At the close of this lesson, when the Master had repeated that, as now, so in bygone days also he had been the salvation of the pair, he preached the Four Truths. He then shewed the connexion, linking together the two stories he had told, and identified the Birth by saying, — "Devadatta was the Branch Deer of [42] those days, and his followers were that deer's herd; the nun was the doe, and Prince Kassapa was her offspring; Ānanda was the king; and I myself was King Banyan Deer."


[1] Or, perhaps, "was beautiful."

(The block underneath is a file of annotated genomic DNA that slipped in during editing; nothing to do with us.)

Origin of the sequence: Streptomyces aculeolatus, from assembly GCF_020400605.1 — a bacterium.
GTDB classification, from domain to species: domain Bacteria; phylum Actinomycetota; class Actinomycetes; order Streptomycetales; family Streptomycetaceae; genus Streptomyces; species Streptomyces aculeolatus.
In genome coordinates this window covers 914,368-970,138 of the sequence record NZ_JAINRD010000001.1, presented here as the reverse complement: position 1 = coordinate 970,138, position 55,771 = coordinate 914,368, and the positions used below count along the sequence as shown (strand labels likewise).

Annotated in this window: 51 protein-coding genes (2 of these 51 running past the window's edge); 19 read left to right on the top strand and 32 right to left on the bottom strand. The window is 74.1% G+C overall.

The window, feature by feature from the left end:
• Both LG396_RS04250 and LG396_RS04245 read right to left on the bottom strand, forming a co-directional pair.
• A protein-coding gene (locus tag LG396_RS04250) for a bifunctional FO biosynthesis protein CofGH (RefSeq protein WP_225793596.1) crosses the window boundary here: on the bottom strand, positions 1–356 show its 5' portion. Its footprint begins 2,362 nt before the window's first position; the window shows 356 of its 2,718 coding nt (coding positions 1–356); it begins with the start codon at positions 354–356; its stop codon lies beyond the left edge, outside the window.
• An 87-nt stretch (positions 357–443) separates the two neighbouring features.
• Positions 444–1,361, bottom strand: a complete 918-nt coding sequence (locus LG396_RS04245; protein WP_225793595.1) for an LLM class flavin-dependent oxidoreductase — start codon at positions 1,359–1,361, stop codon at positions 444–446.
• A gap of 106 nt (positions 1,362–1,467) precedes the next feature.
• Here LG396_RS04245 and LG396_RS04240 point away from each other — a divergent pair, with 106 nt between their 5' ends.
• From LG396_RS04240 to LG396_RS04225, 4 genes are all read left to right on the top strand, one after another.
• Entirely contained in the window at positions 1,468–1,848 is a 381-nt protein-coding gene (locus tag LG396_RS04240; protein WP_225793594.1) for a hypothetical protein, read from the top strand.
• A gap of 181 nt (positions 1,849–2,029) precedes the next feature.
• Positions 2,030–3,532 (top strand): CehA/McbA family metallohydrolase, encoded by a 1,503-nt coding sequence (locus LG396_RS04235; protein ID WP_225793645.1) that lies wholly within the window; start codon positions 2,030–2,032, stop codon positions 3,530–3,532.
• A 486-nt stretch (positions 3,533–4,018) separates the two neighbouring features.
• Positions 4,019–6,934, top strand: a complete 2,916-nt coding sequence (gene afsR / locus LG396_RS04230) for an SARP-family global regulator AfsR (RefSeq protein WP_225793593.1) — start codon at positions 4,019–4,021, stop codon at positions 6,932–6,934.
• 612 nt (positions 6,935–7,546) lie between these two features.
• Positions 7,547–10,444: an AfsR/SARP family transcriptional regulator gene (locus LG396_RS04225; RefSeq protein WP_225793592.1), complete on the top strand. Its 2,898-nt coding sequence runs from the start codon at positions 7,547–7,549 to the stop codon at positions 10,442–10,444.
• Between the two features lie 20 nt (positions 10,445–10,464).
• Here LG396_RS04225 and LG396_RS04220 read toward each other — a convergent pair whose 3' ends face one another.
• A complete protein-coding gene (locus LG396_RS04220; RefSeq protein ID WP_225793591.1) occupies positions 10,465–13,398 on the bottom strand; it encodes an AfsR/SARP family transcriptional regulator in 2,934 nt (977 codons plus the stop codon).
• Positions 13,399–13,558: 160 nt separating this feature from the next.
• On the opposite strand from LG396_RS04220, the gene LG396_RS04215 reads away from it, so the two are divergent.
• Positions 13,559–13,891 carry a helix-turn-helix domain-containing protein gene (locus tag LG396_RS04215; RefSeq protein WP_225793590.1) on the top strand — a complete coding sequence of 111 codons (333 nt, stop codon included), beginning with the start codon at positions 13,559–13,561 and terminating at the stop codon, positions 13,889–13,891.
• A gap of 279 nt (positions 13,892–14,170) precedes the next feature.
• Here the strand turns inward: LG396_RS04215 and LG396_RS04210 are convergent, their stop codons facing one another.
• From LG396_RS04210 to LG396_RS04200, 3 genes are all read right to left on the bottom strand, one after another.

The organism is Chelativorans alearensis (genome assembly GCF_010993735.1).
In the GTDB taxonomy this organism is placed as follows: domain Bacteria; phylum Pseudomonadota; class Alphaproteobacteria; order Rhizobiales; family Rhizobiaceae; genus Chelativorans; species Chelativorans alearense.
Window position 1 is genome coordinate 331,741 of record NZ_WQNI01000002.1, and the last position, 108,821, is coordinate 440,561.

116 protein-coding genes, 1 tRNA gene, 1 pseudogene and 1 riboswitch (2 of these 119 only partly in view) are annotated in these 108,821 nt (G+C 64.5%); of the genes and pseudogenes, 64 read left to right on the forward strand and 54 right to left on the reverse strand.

[2] A long string of repulsive stanzas as to the anatomy of the body is here omitted.

[3] The 23rd Sutta of the Majjhima Nikāya [MN 23].

[4] For dhammagaṇḍikā see Jāt. II. 124; III. 41.




This Jātaka is referred to in Milindapañho (page 289 of Rhys Davids' translation), and is figured in Plates XXV. (1) and XLIII. (2) of Cunningham's Stūpa of Bharhut
See also Julien's Huen Thsang, ii. 361. For the stanza and the Introductory Story see Dhammapada, pp. 327-330.]